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The Loop

Despite meager Open record, Snedeker surges into lead

July 20, 2012

LYTHAM ST ANNES, England - Until quite recently, Royal Lytham & St Annes hadn't been the most welcoming of sites in the Open Championship rota for American players, with 70 years separating the conquest by Bobby Jones in the 1926 Open, Royal Lytham's debut, and Tom Lehman's '96 epiphany.

David Duval followed with his 2001 triumph, and now here comes another Yank, Brandt Snedeker, getting cheeky with the Lancashire locals.


Photo: Glyn Kirk/Getty Images

Snedeker, a fast-twitching talent from Nashville, Tenn., accomplished an unimaginable feat Friday at the 141st Open, throttling Royal Lytham with a stellar 64, which tied the course record, and daring to put his placard next to dearly beloved native son Nick Faldo. At 10-under 130, Snedeker equaled Faldo's 36-hole Open record set in 1992 at Muirfield, Scotland.

This from a guy whose three previous starts in the Open resulted in missed cuts. Snedeker hadn't even broke par in the UK before showing up at Royal Lytham.

"I'm sure everybody in this room is in about as much shock as I am right now," said Snedeker, 31, who beat his previous best round in a major by four strokes. "But I feel good. I played, honestly, pretty well the first two days."

Snedeker's being modest.

A three-time winner on the PGA Tour, including the Farmers Insurance Open in January, Snedeker has performed exceedingly well, and his round Friday was fueled by cool, calculating iron play and unconscious putting. He hit 15 rain-softened greens in regulation, mostly aiming at the fat parts, and then buried a series of ridiculous putts, including a 45-footer at the sixth, a hole where bogey looked probable until he found that his pull-hooked tee shot into Lytham's jungle-like rough could be advanced to the green.

"I've gotten very fortunate when hitting bad shots," Snedeker conceded.

Of course, what really chaps the blokes around here is that Royal Lytham is playing more like your neighborhood TPC. Steve Stricker mentioned the "American-like conditions" in Round 1. Rain has sawed off its teeth, and with no wind to flummox the field someone with a hot blade had the potential to slice up Lytham.

Fifth on the PGA Tour in putting, Snedeker was just the guy to do it.

"When it comes to, you can call the 'American-ization' of this golf course, I guess, the softness of it, yeah, that's played a factor in it, for sure," Snedeker allowed. "It would be stupid to say it hasn't. I've never seen balls spin at a British Open before, and it's spinning this week. Having said that, it's still a links golf course. You've still got to get your ball around it.

"I'm making every 25footer I look at, so that makes it a lot easier," he added. "I feel like the reason why I knew I was going to play well this week, because ... from the first day I stepped on these greens I had a great feel for the pace."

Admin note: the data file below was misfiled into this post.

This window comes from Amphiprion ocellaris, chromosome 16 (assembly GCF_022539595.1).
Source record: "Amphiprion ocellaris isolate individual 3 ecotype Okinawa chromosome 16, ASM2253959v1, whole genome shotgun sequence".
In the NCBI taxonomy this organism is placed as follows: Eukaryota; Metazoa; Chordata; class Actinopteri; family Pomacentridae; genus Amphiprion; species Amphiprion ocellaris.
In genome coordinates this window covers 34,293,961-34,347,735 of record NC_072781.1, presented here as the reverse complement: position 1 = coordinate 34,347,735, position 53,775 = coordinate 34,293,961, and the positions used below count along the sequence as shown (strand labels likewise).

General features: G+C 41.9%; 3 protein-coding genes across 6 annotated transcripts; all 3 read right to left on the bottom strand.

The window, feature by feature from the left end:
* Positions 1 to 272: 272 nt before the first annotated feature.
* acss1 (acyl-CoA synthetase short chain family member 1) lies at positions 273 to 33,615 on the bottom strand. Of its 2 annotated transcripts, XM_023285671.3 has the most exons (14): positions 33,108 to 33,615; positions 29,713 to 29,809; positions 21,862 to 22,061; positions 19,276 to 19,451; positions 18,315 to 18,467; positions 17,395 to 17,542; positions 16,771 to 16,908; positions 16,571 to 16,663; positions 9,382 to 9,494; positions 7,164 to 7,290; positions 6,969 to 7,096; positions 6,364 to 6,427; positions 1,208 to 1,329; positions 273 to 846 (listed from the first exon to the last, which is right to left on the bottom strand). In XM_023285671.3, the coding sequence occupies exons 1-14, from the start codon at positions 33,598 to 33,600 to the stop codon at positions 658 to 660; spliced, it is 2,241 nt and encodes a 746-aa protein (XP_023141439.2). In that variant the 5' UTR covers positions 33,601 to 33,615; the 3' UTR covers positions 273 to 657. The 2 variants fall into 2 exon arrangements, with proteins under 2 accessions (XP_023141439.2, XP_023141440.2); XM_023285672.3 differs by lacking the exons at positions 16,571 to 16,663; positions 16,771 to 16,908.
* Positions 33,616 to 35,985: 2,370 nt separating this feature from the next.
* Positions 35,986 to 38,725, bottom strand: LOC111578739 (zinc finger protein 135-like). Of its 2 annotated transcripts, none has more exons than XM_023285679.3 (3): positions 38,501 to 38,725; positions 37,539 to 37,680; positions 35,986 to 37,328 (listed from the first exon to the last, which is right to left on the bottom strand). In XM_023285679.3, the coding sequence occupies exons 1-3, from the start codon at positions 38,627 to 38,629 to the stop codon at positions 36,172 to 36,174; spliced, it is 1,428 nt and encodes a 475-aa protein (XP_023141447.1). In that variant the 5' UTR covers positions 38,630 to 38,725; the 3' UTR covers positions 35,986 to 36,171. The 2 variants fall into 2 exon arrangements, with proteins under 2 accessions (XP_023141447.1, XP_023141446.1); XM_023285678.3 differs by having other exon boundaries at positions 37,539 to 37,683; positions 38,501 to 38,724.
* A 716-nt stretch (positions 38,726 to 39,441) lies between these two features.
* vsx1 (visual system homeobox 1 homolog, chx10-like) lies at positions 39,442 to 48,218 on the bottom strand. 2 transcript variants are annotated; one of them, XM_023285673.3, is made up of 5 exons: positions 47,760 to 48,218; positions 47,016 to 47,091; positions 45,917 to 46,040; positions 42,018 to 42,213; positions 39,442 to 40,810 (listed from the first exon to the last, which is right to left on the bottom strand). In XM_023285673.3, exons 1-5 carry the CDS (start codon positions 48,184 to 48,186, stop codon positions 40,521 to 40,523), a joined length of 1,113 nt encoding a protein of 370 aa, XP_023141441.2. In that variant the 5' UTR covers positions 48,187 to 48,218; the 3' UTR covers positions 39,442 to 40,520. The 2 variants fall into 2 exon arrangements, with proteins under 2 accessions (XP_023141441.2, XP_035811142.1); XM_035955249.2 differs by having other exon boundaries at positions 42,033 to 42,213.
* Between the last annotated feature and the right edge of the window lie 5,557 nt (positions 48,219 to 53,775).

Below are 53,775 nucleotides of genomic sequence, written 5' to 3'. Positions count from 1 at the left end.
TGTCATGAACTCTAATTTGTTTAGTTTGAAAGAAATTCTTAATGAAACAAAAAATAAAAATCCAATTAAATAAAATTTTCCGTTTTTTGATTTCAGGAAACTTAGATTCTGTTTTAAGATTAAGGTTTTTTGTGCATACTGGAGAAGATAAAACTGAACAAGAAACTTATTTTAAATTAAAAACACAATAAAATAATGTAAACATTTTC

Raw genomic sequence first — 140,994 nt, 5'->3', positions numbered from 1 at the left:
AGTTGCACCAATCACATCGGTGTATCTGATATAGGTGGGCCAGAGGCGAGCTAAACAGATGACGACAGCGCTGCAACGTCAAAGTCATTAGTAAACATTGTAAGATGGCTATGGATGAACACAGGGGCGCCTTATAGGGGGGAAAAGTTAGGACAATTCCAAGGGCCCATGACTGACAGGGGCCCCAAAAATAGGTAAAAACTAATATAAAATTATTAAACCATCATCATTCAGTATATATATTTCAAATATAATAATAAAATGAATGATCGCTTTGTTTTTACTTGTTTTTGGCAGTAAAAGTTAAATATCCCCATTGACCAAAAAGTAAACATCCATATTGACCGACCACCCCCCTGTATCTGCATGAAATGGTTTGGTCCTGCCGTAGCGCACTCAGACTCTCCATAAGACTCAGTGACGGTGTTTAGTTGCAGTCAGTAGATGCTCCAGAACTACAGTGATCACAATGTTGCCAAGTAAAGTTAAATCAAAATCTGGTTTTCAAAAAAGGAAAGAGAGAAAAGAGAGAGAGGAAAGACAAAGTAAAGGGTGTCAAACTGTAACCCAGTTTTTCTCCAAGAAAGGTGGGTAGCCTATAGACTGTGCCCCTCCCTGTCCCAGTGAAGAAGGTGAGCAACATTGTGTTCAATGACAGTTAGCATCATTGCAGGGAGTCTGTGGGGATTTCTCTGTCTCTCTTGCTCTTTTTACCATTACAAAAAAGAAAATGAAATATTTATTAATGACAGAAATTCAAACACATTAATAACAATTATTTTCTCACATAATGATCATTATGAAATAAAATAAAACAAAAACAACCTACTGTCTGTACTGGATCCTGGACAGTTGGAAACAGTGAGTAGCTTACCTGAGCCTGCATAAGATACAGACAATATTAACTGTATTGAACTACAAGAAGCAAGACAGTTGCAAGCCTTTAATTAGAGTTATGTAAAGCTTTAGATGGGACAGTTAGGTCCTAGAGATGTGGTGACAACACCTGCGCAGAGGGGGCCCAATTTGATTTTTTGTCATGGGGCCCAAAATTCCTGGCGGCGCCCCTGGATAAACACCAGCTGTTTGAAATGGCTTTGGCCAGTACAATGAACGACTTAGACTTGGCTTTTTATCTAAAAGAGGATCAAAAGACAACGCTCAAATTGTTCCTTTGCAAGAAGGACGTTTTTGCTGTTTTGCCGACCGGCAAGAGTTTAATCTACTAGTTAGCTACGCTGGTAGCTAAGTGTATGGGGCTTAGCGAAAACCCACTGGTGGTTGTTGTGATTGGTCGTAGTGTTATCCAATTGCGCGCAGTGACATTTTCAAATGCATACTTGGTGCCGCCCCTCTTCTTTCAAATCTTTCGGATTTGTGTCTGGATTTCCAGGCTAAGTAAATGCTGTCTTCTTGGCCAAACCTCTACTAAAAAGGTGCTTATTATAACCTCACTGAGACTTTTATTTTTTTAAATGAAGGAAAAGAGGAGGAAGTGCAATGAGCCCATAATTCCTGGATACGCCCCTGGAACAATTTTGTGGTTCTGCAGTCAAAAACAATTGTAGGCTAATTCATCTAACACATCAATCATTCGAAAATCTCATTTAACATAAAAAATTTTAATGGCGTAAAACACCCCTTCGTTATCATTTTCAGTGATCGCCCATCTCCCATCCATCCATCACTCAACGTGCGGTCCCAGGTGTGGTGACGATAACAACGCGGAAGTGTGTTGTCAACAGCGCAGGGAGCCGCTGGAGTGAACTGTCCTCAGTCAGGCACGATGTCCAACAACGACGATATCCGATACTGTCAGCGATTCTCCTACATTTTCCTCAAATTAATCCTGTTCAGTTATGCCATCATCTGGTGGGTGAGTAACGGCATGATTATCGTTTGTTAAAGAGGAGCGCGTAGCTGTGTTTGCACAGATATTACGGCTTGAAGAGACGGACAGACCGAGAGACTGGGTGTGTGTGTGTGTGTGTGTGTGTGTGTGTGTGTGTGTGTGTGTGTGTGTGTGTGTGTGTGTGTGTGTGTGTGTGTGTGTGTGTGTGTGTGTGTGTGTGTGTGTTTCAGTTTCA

Here's something else. There are 205 rather nasty bunkers at Royal Lytham. They have not been christened with fancy names like those at the Old Course at St. Andrews, but they are fierce, deep, sod-faced pocks of sand. Snedeker, known for his crisp ball-striking and spurts of birdies, hasn't been in one yet this week. Thus, through 36 holes, he has suffered no bogeys, a first for anyone in a major since Tiger Woods at St. Andrews in 2000.

"When he gets going, Brandt can go crazy low," said fellow American Hunter Mahan. "It is not surprising at all that he can get on a roll like this as well as he can putt."

Snedeker withdrew from the U.S. Open and sat out five weeks recently because of a bad cough. OK, so it was a cough that became so violent that he cracked a rib and had to withdraw from the Memorial Tournament after 36 holes. He didn't return until two weeks ago at The Greenbrier.

The next two days will reveal whether he has the fortitude and talent to not cough up his meager one-shot lead over Adam Scott, who added 67 to his opening 64.

He might be on foreign soil here, but Snedeker is not venturing into uncharted territory. Prior to his Open debut in 2008 at Royal Birkdale, Snedeker played a practice round with Tom Watson, winner of five Open championships. As a youngster, Snedeker fashioned his game, somewhat, after Watson's, mostly his fast play and fluid swing tempo.

The lessons didn't take right away, but he can draw on them now. Further motivation comes from his disappointing 2008 Masters, when, playing in the final pairing with eventual winner Trevor Immelman, he crashed to a closing 77 and left teary-eyed and T-3.

"This weekend I feel prepared," Snedeker said. "I've been in some pretty tight spots in the States and I've been playing in playoffs and playing against the best players in the world. So I kind of know what pressure feels like. Obviously it's going to be a lot more over the weekend, but I've got something to fall back on.

"I'm going to go out there and try to do the exact same things I did the first two days and hit a bunch of greens and make a bunch of putts and try to extend my lead as far as possible."

-- Dave Shedloski